The New Normal: Nothing’s Normal | Children’s Cancer Research Fund

Grateful to Laura Sobiech and Allie Shoemaker for their invitation to share our childhood cancer journey with the Children’s Cancer Research Fund audience. My guest blog post can be found by clicking on the link below.

On December 12, 2008, our then 3-year-old son, Luke, was…

Source: The New Normal: Nothing’s Normal | Children’s Cancer Research Fund

Dear Fellow Trauma Parents

No child should experience what your child is right now. No parent should experience what you are right now. No parent should witness their child’s suffering. Yet here you are.  Here we are.

Everything has changed. Forever. That’s dramatic. But that doesn’t make it any less real.

I know what it is like to have the rug pulled out from under you. To have all of your plans and dreams permanently shattered right before your eyes. Let no one tell you different. That is what has happened to you and to your baby.

Having walked- no, dragged my ass through a similar road- I wish I could take your pain from you. Take your hurt away. Make your baby better. But, I cannot. And neither can you, and I know that that is the hardest part. The helplessness. The fear that smells like hospital soap and tastes like bile and rage.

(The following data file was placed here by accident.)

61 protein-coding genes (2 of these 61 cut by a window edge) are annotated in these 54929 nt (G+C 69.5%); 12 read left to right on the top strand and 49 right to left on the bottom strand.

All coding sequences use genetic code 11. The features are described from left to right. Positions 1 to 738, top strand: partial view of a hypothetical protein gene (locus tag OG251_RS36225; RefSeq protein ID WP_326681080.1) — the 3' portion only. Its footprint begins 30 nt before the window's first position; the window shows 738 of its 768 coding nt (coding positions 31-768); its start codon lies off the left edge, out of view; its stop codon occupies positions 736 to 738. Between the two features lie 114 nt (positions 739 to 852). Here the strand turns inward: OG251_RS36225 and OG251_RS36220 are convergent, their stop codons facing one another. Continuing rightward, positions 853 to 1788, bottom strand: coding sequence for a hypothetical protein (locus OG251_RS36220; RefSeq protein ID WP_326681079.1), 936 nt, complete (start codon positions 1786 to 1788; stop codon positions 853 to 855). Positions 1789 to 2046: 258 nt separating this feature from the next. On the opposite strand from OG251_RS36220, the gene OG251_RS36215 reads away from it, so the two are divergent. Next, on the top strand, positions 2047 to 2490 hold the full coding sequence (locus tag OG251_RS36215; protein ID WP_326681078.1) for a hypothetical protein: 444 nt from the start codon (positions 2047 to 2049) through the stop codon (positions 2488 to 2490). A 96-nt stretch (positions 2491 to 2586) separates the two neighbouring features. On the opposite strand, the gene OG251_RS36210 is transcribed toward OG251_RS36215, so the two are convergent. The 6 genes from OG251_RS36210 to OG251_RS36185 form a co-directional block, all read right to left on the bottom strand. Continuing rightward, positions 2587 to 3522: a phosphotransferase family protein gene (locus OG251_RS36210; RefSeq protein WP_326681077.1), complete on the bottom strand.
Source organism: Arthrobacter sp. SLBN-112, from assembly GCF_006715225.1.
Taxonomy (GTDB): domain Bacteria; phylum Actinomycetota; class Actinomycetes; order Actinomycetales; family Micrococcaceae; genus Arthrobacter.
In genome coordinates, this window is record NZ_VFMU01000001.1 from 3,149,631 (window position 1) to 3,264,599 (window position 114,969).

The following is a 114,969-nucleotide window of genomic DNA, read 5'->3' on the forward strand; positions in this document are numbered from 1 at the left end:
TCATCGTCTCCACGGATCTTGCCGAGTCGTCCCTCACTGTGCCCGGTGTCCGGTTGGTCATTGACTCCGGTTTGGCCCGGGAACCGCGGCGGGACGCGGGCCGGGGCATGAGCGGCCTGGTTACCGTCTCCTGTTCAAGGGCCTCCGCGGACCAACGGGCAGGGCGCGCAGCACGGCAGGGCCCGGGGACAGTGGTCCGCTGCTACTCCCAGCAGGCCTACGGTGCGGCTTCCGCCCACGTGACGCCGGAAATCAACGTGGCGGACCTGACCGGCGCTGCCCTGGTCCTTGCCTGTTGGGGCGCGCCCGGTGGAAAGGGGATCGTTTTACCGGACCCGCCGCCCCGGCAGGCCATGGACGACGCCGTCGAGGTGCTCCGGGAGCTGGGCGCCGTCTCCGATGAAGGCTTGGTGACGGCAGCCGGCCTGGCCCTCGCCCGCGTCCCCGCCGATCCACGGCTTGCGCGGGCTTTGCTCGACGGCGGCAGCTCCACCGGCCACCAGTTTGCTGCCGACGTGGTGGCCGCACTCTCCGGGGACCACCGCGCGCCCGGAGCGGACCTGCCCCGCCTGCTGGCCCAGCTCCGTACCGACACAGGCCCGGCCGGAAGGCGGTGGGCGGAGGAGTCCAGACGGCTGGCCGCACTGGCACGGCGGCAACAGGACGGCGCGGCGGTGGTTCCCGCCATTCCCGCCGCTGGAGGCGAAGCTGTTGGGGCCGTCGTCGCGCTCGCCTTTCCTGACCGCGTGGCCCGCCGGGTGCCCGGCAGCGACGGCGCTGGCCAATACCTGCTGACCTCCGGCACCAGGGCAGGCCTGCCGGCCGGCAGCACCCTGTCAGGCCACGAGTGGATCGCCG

This sucks. Sucks. It sucks so bad. Everything that you are feeling is normal. And what you and your baby are experiencing right now is not normal. It is OK to grieve that. You have to grieve it.

I know that there are people in your life who are trying to be helpful. They are filling your Facebook feed and texting you with messages of hope and “this too shall pass,” and “you’re almost there,” or “I can’t imagine,” or the worst one, “God doesn’t give us more than we can handle.” Bullshit. I call uncle. God has nothing to do with this and everything to do with carrying you through it.

They mean well. They’re still good people. But you are in a different category now. You are not like them. You never will be again. What is happening to you, to your child, to your family, it is changing you. It is making you into a different person from the inside out. You are in the beginning stages of your “new normal” and you will not go back to who you were before. That person is gone.